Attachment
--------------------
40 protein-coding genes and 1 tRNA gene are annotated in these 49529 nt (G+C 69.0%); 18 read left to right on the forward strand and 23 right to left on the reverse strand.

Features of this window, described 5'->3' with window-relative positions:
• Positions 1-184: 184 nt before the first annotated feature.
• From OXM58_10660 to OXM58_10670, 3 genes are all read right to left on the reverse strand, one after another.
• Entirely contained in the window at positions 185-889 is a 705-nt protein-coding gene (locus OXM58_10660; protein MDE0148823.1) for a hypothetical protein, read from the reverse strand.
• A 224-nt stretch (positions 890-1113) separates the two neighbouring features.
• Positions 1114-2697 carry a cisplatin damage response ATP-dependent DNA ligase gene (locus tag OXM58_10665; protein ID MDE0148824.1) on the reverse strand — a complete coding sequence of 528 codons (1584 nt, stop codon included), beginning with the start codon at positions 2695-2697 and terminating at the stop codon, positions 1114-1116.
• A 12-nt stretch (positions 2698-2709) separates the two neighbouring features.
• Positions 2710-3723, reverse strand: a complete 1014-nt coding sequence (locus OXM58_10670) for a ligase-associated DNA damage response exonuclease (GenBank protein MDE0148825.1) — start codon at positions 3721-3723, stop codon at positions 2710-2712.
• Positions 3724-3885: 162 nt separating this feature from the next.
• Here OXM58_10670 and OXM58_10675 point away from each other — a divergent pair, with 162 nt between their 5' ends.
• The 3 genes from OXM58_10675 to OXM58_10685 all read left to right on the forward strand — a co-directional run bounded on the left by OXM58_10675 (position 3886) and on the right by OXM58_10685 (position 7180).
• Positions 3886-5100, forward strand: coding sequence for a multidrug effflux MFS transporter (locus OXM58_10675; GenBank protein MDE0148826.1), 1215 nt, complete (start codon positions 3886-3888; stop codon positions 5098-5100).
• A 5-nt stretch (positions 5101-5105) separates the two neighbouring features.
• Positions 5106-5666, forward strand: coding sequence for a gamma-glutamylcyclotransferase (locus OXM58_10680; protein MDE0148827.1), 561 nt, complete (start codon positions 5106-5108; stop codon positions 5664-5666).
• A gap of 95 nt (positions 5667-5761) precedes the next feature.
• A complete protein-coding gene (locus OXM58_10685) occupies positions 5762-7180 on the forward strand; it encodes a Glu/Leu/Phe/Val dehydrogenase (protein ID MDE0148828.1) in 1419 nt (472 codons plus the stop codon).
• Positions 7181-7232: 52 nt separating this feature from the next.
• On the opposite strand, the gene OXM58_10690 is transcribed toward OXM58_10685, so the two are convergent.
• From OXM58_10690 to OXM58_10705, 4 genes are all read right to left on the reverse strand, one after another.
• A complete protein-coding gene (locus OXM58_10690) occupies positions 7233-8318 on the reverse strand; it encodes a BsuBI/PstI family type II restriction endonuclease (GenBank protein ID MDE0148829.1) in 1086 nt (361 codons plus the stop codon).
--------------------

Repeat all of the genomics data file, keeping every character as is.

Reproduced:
40 protein-coding genes and 1 tRNA gene are annotated in these 49529 nt (G+C 69.0%); 18 read left to right on the forward strand and 23 right to left on the reverse strand.

Features of this window, described 5'->3' with window-relative positions:
• Positions 1-184: 184 nt before the first annotated feature.
• From OXM58_10660 to OXM58_10670, 3 genes are all read right to left on the reverse strand, one after another.
• Entirely contained in the window at positions 185-889 is a 705-nt protein-coding gene (locus OXM58_10660; protein MDE0148823.1) for a hypothetical protein, read from the reverse strand.
• A 224-nt stretch (positions 890-1113) separates the two neighbouring features.
• Positions 1114-2697 carry a cisplatin damage response ATP-dependent DNA ligase gene (locus tag OXM58_10665; protein ID MDE0148824.1) on the reverse strand — a complete coding sequence of 528 codons (1584 nt, stop codon included), beginning with the start codon at positions 2695-2697 and terminating at the stop codon, positions 1114-1116.
• A 12-nt stretch (positions 2698-2709) separates the two neighbouring features.
• Positions 2710-3723, reverse strand: a complete 1014-nt coding sequence (locus OXM58_10670) for a ligase-associated DNA damage response exonuclease (GenBank protein MDE0148825.1) — start codon at positions 3721-3723, stop codon at positions 2710-2712.
• Positions 3724-3885: 162 nt separating this feature from the next.
• Here OXM58_10670 and OXM58_10675 point away from each other — a divergent pair, with 162 nt between their 5' ends.
• The 3 genes from OXM58_10675 to OXM58_10685 all read left to right on the forward strand — a co-directional run bounded on the left by OXM58_10675 (position 3886) and on the right by OXM58_10685 (position 7180).
• Positions 3886-5100, forward strand: coding sequence for a multidrug effflux MFS transporter (locus OXM58_10675; GenBank protein MDE0148826.1), 1215 nt, complete (start codon positions 3886-3888; stop codon positions 5098-5100).
• A 5-nt stretch (positions 5101-5105) separates the two neighbouring features.
• Positions 5106-5666, forward strand: coding sequence for a gamma-glutamylcyclotransferase (locus OXM58_10680; protein MDE0148827.1), 561 nt, complete (start codon positions 5106-5108; stop codon positions 5664-5666).
• A gap of 95 nt (positions 5667-5761) precedes the next feature.
• A complete protein-coding gene (locus OXM58_10685) occupies positions 5762-7180 on the forward strand; it encodes a Glu/Leu/Phe/Val dehydrogenase (protein ID MDE0148828.1) in 1419 nt (472 codons plus the stop codon).
• Positions 7181-7232: 52 nt separating this feature from the next.
• On the opposite strand, the gene OXM58_10690 is transcribed toward OXM58_10685, so the two are convergent.
• From OXM58_10690 to OXM58_10705, 4 genes are all read right to left on the reverse strand, one after another.
• A complete protein-coding gene (locus OXM58_10690) occupies positions 7233-8318 on the reverse strand; it encodes a BsuBI/PstI family type II restriction endonuclease (GenBank protein ID MDE0148829.1) in 1086 nt (361 codons plus the stop codon).